Abandoned pets days from death

Newcastle Herald, MATTHEW KELLY; 02 Jun, 2012

HUDDLED together without food or water, these abandoned pets had days to live when they were discovered at a vacant rental property last week.Not so lucky are several dead birds nearby that died of apparent starvation after their former owners left them behind.

It is a sad circumstance that is becoming increasingly common across the Hunter.

Some are victims of their former owners’ financial difficulties.

Others get left behind because the tenants have moved into a property where they are not allowed to have pets, a common situation.

‘‘It just becomes easier to leave them to fend for themselves and it becomes someone else’s problem,’’ Hunter Animal Rescue president Jaimie Abbott said.

The Australian Terrier and the cat, which are estimated to have been left alone at the Newcastle property for six days, are now with foster carers who are looking for new homes.

But hundreds of other unwanted pets face an ugly fate.

Many are advertised online with little regard for their welfare.

‘‘I see about three or four advertisements a week where people are giving their animals away,’’ Ms Abbott said.

‘‘We suspect a lot of the dogs end up getting used in dog fighting rings.’’

Creer Property property officer Erin Hillier said it was virtually impossible to locate the former tenants.

‘‘Most of the time they skip town owing money or they have damaged the property,’’ she said.

The maximum penalty for abandoning an animal is $5500 and or six months jail.

The same penalties apply for failing to provide food or shelter for an animal.

‘‘If the animal has died as a consequence of their neglect that raises it to aggravated cruelty which has a maximum $22,000 fine and two years in jail,’’ RSPCA Chief Inspector David O’Shannessy said.

He said the RSPCA vigorously prosecuted animal neglect wherever possible.

‘‘Unfortunately we have always had some people who don’t give a damn and they just leave the animal behind, not necessarily as a consequence of not being able to take it but they just up and run,’’ Mr O’Shannessy said.

Original here

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2 Comments

Filed under Abandoned animals, NSW, Uncategorized

2 responses to “Abandoned pets days from death

  1. companionanimalnews

    One of the Reader’s comments: “If I was in a dire financial situation I would live on cabbage water before I’d deny my two fat labs a square meal. I don’t know how a human can treat animals this way. Saying it is because they are financially stressed is making excuses.”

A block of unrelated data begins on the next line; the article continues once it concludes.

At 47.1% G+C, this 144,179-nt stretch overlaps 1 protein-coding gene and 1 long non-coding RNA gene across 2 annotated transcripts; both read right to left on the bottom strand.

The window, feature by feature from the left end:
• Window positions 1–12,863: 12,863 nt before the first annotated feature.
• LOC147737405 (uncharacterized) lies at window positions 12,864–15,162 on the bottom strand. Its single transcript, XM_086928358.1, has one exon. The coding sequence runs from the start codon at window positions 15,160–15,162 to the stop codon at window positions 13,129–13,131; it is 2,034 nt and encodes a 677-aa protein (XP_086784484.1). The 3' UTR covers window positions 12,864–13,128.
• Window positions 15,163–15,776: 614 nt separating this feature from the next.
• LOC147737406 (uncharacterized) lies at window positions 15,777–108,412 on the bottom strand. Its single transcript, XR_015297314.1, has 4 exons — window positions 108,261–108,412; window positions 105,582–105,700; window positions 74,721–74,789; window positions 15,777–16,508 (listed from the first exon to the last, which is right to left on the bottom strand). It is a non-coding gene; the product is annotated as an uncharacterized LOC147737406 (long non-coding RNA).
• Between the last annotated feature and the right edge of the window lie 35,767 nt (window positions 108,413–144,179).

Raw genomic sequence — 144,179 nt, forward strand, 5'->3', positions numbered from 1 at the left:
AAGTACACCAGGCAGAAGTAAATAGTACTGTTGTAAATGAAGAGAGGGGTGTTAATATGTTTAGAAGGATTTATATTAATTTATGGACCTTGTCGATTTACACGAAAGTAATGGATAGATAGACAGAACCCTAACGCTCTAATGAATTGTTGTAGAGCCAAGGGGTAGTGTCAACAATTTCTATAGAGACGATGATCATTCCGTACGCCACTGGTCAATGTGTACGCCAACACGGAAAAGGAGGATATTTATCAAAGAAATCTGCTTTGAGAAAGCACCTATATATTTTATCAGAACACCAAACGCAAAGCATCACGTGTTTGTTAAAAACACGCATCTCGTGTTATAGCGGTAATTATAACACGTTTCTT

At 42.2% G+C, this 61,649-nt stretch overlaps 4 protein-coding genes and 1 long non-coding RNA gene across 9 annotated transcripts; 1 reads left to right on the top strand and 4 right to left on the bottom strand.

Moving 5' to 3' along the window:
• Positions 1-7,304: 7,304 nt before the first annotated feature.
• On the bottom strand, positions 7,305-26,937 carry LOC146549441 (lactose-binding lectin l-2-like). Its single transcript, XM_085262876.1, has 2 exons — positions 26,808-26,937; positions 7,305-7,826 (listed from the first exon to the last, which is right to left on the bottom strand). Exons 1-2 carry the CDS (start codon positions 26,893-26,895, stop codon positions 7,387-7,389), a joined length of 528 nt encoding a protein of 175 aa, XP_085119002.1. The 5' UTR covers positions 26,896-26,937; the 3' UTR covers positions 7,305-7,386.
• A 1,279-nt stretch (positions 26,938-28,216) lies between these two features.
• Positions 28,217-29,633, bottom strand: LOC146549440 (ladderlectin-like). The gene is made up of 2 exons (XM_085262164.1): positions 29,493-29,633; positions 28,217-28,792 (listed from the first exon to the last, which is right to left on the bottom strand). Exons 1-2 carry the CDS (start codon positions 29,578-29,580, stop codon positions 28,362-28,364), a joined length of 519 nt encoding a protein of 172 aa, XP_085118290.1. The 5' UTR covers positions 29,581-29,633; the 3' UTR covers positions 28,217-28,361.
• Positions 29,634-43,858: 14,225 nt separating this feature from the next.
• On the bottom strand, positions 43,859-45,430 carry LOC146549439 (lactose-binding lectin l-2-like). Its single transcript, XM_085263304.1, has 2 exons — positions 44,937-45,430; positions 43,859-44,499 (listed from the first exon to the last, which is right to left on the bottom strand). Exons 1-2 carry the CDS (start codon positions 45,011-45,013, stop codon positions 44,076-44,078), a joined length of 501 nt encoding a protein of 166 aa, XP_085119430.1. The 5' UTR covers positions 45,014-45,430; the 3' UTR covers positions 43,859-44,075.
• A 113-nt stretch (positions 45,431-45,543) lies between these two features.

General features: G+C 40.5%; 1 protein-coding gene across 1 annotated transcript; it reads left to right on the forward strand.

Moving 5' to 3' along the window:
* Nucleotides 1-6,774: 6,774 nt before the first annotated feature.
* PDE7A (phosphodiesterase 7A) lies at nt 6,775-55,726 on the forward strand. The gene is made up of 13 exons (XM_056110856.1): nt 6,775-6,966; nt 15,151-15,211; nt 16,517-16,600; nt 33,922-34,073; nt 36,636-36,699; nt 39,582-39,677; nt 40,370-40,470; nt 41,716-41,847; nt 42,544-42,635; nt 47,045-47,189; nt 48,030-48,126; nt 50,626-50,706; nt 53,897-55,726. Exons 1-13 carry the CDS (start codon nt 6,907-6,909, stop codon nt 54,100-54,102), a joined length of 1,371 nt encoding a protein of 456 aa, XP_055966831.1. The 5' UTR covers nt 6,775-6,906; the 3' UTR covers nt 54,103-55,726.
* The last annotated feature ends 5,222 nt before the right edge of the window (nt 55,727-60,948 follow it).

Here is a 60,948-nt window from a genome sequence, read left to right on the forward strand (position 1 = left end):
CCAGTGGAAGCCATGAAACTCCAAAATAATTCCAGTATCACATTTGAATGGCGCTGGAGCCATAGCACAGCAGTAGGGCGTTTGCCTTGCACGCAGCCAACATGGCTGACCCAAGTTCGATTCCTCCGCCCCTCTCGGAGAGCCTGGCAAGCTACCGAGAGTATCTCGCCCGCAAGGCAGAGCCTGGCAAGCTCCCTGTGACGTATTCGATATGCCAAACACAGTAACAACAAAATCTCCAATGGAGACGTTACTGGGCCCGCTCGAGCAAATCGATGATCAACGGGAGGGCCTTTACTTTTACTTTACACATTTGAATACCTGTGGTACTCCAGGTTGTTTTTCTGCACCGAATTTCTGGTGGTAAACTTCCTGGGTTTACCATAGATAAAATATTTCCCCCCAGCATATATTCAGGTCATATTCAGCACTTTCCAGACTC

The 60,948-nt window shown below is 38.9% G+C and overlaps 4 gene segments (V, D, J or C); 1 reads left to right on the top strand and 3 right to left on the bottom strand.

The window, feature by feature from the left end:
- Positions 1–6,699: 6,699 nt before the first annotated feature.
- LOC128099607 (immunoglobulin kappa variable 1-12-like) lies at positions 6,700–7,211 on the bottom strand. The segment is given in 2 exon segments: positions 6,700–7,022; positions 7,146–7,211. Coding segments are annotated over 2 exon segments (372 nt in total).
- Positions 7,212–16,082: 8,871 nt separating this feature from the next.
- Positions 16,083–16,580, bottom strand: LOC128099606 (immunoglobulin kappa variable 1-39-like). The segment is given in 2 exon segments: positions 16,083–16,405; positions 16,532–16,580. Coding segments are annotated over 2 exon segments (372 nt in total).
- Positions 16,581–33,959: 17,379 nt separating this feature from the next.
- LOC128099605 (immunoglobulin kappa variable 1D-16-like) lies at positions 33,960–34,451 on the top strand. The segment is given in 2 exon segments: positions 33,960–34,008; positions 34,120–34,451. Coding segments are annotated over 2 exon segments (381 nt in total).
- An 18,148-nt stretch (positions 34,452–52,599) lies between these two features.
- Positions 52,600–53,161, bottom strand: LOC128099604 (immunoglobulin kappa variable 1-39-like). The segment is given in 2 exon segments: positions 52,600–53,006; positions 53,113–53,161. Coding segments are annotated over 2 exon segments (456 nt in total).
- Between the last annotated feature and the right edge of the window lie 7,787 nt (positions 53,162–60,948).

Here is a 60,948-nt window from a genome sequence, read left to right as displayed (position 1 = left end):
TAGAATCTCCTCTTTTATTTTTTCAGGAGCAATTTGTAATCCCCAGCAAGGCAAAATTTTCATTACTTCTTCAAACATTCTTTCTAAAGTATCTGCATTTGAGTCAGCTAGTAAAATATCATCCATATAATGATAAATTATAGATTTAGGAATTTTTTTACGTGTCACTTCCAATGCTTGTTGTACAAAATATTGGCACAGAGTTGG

Well said!

  2. This situation is not uncommon in Western Australia, but more previlent in the mining boom towns in the Pilbara such as Karratha, Port and South Hedland and Newman.

    As I have commented before, as a Shire Ranger, I have had to take animals out of houses due to dumping from persons leaving town and having neighbours contact me saying that the dog’s owner was unable to be contacted to make arrangements to transport the dog. This time, its the mining boom that causes this situation.

    Shire Rangers in some shires do hold dual authorsation as Registered General Inspectors under the Animal Welfare Act (2002), the same act that authorises RSPCA (WA) Inspectorate. However, it is at the disgression of the shire CEO. Cost is the main factor. Not many rangers have this authority or have returned it to the Animal Wefare Unit of the Department of Fishing Primary Industries. The RSPCA (WA) have a reluctance to employ a Inspector dedicated to the Pilbara and Kimberly regions of WA whilst expecting the shire’s to co-operate and do thier work on the RSPCA’s behalf when there is no provision of the Act to work under direction by remote, It should be noted that all sworn members of the WA Police are authorised as General Inspectors under said Act. Most police I found have a reluctance to assist in AWA issues but in saying that there were 3 female officers in New Police who were active in this matter and called for my assistance on numerous occassions both on and off duty.

    The situation here that it is not a state specific or ecomonic issue causing the dumping. It’s purley a human issue. The RSPCA Inspectorate, and the Animal Welfare Unit need to combat this issue as a priority and place an Inspector dedicated to the Pilbara Region or at least provide funding to the shires to take on this responsibility. The mining companies need to address the full extent of the impact thier operations are having in the community that includes animal welfare. Both Loyality for Regions and Mining company funding is urgenty required.

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